Wednesday, June 28, 2023

The bright blue sky we’re accustomed to seeing over the Old Capitol dome recently has been disguised by a smoky haze from wildfires in Canada. The smoke has resulted in an air quality advisory issued for eastern Iowa and other parts of the state, disrupting some outdoor activities and putting people with certain health conditions on alert.  

Charles Stanier, a professor of chemical and biochemical engineering in the College of Engineering who studies climate and the health effects of airborne contaminants, has been actively following and analyzing the air quality in our region and offers his expertise on the potential environmental effects of the wildfire smoke from western Ontario, Canada, that has made its way into Iowa.

Charles Stanier
Charles Stanier

Q: Why is the air quality poor?

A: The air quality we’re experiencing is a combination of a weather pattern with a pattern of fire activity. The strong low pressure center we saw early this week induced a clockwise circulation drawing air from Canada into the Midwest. It was followed by a high-pressure system that is sitting over the Midwest now with low wind velocities. This is a common weather pattern. 

Wildfire smoke from in western Ontario, Canada, and fires in Wisconsin resulted in hazy skies in Iowa and promoted the Iowa Department of Natural Resources to issue an air quality advisory throughout the entire state. The largest fires are in Ontario in pine forests. 

Q: Why is the smoke bad some days, but not others?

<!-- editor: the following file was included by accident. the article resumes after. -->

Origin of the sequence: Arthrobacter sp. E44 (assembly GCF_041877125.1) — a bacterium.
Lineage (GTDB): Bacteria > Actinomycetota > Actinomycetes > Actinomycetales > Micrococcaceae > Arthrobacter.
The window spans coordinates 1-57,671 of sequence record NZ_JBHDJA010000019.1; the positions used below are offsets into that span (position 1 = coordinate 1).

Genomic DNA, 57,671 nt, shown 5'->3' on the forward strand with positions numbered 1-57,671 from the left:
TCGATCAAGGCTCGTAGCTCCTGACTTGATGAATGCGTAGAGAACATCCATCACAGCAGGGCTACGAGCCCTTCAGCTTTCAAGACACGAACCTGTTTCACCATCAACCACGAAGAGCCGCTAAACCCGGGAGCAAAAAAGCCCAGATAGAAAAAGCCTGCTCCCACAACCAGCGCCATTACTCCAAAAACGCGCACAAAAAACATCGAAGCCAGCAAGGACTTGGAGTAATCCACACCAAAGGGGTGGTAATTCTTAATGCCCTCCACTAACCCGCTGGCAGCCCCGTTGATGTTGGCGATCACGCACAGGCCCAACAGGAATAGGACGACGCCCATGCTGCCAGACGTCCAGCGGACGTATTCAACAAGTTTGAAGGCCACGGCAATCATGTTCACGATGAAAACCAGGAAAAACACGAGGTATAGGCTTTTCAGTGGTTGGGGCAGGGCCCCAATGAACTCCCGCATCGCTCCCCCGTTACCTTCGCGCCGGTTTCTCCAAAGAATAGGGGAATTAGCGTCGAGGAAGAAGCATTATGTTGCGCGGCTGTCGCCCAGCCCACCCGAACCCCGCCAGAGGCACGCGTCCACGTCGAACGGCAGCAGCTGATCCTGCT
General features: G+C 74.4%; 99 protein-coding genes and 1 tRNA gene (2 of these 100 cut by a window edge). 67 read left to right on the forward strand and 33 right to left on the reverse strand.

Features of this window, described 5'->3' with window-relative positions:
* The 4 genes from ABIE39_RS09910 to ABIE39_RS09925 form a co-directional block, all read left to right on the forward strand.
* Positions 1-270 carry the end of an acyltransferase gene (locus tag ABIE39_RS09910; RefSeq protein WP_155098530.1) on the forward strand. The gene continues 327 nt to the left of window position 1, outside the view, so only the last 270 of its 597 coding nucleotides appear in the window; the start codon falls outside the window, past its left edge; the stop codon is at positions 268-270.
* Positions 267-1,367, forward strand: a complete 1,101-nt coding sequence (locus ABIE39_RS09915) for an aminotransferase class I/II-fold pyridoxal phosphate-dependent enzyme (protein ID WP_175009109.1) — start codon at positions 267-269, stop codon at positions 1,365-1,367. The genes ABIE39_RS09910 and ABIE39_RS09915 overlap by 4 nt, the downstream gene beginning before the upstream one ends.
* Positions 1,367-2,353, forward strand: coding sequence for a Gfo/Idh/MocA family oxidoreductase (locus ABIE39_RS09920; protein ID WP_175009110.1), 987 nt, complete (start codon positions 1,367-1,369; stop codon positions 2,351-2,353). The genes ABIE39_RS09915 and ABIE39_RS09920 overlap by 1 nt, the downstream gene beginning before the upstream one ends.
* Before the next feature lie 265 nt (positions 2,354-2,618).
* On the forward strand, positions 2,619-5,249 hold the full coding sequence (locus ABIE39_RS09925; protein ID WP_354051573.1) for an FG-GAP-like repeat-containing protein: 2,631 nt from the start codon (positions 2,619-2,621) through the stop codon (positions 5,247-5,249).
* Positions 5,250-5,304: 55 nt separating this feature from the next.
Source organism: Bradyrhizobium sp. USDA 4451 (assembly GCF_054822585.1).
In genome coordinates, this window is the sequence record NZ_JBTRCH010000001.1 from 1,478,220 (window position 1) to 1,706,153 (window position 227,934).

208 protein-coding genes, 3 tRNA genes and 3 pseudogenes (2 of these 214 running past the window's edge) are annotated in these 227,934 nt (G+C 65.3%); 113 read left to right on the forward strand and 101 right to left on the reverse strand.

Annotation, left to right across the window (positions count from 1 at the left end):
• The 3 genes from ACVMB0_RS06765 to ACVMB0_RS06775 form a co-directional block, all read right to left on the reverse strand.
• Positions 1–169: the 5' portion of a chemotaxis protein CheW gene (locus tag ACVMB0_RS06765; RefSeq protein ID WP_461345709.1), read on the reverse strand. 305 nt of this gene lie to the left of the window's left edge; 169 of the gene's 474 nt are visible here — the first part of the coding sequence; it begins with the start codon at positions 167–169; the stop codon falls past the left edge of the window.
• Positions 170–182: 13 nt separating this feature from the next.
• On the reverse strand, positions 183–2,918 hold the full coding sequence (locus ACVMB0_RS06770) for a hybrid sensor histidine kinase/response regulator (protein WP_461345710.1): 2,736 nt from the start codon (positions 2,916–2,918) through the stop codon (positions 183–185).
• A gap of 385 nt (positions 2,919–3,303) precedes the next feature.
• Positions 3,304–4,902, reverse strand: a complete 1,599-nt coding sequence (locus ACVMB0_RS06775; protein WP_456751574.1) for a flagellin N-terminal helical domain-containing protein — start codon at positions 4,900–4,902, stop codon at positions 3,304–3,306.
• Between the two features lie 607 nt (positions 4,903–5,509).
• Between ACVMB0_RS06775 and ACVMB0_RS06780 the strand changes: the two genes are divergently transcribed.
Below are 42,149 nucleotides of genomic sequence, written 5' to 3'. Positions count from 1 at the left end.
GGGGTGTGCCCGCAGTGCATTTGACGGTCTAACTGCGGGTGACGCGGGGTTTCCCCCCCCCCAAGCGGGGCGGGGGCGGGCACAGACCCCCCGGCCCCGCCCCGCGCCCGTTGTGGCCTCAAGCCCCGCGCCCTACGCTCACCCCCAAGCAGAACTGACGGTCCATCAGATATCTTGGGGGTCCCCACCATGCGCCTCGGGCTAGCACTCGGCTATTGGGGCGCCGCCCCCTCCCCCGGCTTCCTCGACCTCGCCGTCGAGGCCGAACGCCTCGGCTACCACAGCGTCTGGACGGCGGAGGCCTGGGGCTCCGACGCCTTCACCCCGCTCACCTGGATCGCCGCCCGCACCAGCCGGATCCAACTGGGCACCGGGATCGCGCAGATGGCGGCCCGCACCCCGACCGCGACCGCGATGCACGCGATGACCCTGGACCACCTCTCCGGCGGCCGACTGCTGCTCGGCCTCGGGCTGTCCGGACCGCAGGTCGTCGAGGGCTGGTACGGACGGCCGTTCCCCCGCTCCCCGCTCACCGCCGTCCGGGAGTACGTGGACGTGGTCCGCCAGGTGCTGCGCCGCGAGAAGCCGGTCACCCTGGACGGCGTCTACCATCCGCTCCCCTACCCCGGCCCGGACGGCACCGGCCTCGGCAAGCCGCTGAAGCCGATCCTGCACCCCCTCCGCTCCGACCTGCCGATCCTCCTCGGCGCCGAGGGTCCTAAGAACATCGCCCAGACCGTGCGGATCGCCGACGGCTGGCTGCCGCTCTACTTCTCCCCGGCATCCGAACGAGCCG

A: It takes a specific combination of fire activity and wind, and that combination can differ from day to day depending on the season. Winds are most calm in the early morning, and fire activity is most intense in late spring, summer, and fall.

Q: Is it dangerous to be outside?

A: There are health risks to being outside when air quality is compromised, and some people are at a greater risk than others. The U.S. Environmental Protection Agency uses a six-level air quality scale that includes good, moderate, unhealthy for sensitive subgroups, unhealthy, very unhealthy, and hazardous. At unhealthy levels, scientific research shows an increased likelihood of health effects, particularly among sensitive groups, such as people with lung disease, heart disease, and children and older adults.

The effects fall disproportionately on those without air conditioning who rely on open windows, workers who have outdoor jobs, and those without flexibility or resources to make sure their kids have clean air to breathe.

Q: What are the short-term and long-term effects of this weather event?

A: The short-term effects include aggravation of existing heart and lung conditions. Statistically, under conditions like this, we see an uptick in heart attacks and lung disease exacerbations. We will see a loss of forest resources and animal habitat in the burned areas, and experience disruptions from event cancellations, changes in outdoor activities such as camps, youth sports, and recreational facility use.

The long-term effects include a small population-wide increase in risk of heart disease, stroke, lung disease, and lung cancer. It may become more difficult to perform and enjoy outdoor activities, including camps, sports, outdoor festivals, outdoor restaurant seating, motorcycling, fishing, hunting, golf, bicycling, etc.

Q: How can I find information about the daily air quality?

A: An interactive map of air quality is viewable at the AirNow website or the AirNow app. Many cities have an Air Quality Index (AQI) forecast that tells you what the local air quality will be later today or tomorrow, and a current AQI that tells you what the local air quality is now. The AirNow website also tells you whether the pollutant of concern is ozone or particle pollution.